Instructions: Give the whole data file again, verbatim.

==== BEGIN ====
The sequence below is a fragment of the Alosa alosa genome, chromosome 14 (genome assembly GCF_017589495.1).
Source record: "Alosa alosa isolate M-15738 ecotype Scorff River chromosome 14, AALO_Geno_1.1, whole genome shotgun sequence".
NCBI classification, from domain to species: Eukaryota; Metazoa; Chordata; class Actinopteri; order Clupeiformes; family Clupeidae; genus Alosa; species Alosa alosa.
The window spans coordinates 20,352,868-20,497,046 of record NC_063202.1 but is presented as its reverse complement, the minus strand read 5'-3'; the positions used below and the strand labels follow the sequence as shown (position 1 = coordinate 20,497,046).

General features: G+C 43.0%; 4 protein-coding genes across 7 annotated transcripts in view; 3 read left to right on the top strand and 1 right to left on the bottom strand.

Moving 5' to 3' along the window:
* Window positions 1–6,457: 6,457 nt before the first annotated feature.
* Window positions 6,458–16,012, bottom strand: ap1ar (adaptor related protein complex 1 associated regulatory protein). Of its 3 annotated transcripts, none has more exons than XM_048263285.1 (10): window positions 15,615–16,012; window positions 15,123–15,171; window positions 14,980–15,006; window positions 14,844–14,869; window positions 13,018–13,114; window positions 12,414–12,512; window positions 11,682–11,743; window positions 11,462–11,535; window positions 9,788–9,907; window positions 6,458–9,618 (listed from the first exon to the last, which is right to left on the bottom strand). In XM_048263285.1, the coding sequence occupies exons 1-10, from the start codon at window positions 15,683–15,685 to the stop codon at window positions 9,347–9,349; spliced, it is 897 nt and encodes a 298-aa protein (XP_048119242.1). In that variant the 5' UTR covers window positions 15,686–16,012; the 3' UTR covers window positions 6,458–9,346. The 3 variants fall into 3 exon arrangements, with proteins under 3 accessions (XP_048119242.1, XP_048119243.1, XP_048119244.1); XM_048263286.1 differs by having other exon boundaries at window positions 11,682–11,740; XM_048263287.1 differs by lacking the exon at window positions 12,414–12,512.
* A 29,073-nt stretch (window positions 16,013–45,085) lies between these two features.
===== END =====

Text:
The sequence below is a fragment of the Alosa alosa genome, chromosome 14 (genome assembly GCF_017589495.1).
Source record: "Alosa alosa isolate M-15738 ecotype Scorff River chromosome 14, AALO_Geno_1.1, whole genome shotgun sequence".
NCBI classification, from domain to species: Eukaryota; Metazoa; Chordata; class Actinopteri; order Clupeiformes; family Clupeidae; genus Alosa; species Alosa alosa.
The window spans coordinates 20,352,868-20,497,046 of record NC_063202.1 but is presented as its reverse complement, the minus strand read 5'-3'; the positions used below and the strand labels follow the sequence as shown (position 1 = coordinate 20,497,046).

General features: G+C 43.0%; 4 protein-coding genes across 7 annotated transcripts in view; 3 read left to right on the top strand and 1 right to left on the bottom strand.

Moving 5' to 3' along the window:
* Window positions 1–6,457: 6,457 nt before the first annotated feature.
* Window positions 6,458–16,012, bottom strand: ap1ar (adaptor related protein complex 1 associated regulatory protein). Of its 3 annotated transcripts, none has more exons than XM_048263285.1 (10): window positions 15,615–16,012; window positions 15,123–15,171; window positions 14,980–15,006; window positions 14,844–14,869; window positions 13,018–13,114; window positions 12,414–12,512; window positions 11,682–11,743; window positions 11,462–11,535; window positions 9,788–9,907; window positions 6,458–9,618 (listed from the first exon to the last, which is right to left on the bottom strand). In XM_048263285.1, the coding sequence occupies exons 1-10, from the start codon at window positions 15,683–15,685 to the stop codon at window positions 9,347–9,349; spliced, it is 897 nt and encodes a 298-aa protein (XP_048119242.1). In that variant the 5' UTR covers window positions 15,686–16,012; the 3' UTR covers window positions 6,458–9,346. The 3 variants fall into 3 exon arrangements, with proteins under 3 accessions (XP_048119242.1, XP_048119243.1, XP_048119244.1); XM_048263286.1 differs by having other exon boundaries at window positions 11,682–11,740; XM_048263287.1 differs by lacking the exon at window positions 12,414–12,512.
* A 29,073-nt stretch (window positions 16,013–45,085) lies between these two features.